On the other hand, if you specified a wildcard pattern, such as myfolder/*.csv, you’ll get an error message:
In step 3 of the wizard, we’ll configure the destination. Choose Azure SQL DB from the list of available linked services, or create a new connection.
In the next step, choose the destination table:
If the metadata is known from the source file, the columns are mapped automatically onto those of the table:
For a tumbling window, you can find the window parameters here. In step 4 of the copy data tool, you can specify a couple of data movement settings. You can leave everything to the default settings.
Step 5 gives you an overview of the to-be generated pipeline:
In the last step, everything is created and published to the ADF environment:
If we take a look at the Copy Data activity in the generated pipeline, we can see the tumbling window parameters are filled in in the source settings:
The first time the pipeline runs, it will only pick up files if there’s a modified data after the start date of the schedule. Files already present will be ignored.
If a new file is added to the blob container, it will be picked up in the next run:
Using an Azure Data Factory Pipeline Template
Another option to create a pipeline with this incremental load pattern is using a template. On the home page, choose Create pipeline from template.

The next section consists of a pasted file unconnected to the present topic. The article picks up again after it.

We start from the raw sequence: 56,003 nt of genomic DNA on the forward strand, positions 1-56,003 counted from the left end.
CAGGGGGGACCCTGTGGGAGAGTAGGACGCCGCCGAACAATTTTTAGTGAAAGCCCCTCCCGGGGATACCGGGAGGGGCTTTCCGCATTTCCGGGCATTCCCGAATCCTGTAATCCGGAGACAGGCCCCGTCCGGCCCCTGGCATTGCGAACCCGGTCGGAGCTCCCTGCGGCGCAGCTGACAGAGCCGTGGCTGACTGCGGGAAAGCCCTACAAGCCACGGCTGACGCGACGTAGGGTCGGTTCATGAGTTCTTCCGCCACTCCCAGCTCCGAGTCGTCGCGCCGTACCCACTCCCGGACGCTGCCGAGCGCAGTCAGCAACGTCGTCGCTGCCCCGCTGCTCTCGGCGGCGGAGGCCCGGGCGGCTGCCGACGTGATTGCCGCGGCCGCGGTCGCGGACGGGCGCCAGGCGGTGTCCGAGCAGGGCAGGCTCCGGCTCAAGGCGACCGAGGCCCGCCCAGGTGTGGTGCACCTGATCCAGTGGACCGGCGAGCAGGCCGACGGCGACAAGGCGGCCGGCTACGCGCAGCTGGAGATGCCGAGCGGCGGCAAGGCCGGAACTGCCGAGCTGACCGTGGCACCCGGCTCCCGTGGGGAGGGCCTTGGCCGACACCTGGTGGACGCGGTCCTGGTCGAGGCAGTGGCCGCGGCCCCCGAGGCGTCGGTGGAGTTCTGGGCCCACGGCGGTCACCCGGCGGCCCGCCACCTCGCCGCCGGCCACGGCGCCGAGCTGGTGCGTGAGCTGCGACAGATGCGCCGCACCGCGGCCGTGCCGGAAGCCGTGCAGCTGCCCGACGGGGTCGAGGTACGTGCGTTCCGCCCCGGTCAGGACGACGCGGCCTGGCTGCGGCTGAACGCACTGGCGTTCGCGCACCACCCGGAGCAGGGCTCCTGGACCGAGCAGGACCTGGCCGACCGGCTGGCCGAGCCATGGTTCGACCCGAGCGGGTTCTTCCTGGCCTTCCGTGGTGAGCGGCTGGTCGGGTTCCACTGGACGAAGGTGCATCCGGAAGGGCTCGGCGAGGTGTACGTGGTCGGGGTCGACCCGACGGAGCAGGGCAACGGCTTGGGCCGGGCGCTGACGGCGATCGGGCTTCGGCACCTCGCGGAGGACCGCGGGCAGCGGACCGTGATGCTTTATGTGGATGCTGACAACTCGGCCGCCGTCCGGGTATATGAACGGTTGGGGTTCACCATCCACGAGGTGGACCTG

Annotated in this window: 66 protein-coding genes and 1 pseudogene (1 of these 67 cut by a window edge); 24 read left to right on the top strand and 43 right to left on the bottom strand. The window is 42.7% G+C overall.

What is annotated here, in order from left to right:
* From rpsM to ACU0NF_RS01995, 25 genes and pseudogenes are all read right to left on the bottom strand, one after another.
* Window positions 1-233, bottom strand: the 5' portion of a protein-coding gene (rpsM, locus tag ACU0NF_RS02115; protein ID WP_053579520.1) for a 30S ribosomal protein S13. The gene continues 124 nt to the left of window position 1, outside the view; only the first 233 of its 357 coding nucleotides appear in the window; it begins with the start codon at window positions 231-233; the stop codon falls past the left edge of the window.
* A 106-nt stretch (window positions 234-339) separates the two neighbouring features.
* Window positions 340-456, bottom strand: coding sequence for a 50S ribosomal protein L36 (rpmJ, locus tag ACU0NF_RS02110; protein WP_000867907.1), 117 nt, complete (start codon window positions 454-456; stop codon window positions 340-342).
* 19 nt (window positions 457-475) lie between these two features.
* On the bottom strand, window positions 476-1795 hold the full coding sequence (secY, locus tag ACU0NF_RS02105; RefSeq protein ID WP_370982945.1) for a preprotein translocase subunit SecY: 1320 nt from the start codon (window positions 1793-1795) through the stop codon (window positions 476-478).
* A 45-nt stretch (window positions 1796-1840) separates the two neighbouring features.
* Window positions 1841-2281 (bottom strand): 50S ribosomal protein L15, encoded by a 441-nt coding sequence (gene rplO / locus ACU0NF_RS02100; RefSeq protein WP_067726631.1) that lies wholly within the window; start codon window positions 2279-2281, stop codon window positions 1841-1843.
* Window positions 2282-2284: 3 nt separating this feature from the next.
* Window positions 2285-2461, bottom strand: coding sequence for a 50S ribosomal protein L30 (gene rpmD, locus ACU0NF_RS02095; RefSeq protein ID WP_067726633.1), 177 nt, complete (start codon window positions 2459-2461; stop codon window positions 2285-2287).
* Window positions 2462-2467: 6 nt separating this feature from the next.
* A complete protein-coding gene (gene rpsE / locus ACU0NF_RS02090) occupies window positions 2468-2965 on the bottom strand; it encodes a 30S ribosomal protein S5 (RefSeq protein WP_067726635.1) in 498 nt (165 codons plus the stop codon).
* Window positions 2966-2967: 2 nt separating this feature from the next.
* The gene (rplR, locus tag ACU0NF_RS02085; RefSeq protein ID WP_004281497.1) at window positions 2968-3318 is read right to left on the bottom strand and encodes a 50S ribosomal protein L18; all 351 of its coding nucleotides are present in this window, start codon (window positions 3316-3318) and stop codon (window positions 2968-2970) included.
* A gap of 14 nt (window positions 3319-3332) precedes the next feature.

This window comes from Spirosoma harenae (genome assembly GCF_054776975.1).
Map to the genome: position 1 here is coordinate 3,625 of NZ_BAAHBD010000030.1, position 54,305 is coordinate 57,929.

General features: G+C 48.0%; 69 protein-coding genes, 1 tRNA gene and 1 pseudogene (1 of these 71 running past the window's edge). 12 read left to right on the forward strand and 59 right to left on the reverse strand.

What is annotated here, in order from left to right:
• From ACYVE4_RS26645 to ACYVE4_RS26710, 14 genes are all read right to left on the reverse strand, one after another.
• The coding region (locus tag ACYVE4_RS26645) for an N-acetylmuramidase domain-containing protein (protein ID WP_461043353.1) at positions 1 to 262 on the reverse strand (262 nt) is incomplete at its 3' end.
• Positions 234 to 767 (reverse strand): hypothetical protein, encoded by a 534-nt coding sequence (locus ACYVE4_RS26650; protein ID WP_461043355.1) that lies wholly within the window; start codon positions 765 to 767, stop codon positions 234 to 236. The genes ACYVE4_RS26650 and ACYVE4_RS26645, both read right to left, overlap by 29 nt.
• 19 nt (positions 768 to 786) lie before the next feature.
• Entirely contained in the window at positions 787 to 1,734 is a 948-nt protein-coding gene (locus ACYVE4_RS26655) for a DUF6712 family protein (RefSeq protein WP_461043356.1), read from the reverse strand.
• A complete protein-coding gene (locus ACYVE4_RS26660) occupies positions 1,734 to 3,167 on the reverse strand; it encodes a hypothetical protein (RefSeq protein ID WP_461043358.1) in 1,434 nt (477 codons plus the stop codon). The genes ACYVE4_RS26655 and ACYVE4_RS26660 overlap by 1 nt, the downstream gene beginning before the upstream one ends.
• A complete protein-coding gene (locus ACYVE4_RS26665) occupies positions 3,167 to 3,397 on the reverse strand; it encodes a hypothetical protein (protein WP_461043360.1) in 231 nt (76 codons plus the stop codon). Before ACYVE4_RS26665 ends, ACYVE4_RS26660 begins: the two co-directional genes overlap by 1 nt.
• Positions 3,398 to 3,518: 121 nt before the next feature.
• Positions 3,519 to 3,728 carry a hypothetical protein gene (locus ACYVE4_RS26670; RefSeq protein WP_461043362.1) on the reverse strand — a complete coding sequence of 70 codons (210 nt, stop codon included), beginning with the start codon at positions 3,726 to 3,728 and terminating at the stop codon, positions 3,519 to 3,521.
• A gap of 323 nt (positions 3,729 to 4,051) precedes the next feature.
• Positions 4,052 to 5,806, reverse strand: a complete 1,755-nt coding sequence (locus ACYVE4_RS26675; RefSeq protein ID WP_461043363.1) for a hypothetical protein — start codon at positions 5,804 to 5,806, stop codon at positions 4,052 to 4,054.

In the template gallery, choose the Copy new files only by LastModifiedDate template.
On the next screen, you can choose the source and the destination connections. A big difference with the Copy Data Tool is the template only supports binary sources, which rules out Azure SQL DB as a destination.
The template will create a pipeline with a Copy Data activity, together with a bunch of pipeline parameters:
It’s up to the user to build a framework using this pipeline and parameters in order to implement the incremental load pattern.
In Azure Data Factory, we can copy files from a source incrementally to a destination. This can either be achieved by using the Copy Data Tool, which creates a pipeline using the start and end date of the schedule to select the needed files. The advantage is this setup is not too complicated. The disadvantage is that if files already exist before the schedule starts, they are not copied to the destination. Or, if you want to reload all files, you have to change the schedule (tumbling windows deal best with this scenario) or by re-copying the files so their modified date changes.
The other option is using the template. This sets the foundation of the incremental load pattern, but leaves everything else to the developer. The advantage is you can probably build this out to a more flexible framework than the one used by the Copy Data Tool.
- If you want to follow along, you can find the sample data here.
- There are already quite some tips on Azure Data Factory on the MSSQLTips website. You can find an entire list here.
- For more Azure tips, check out these articles.
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Article Last Updated: 2020-04-03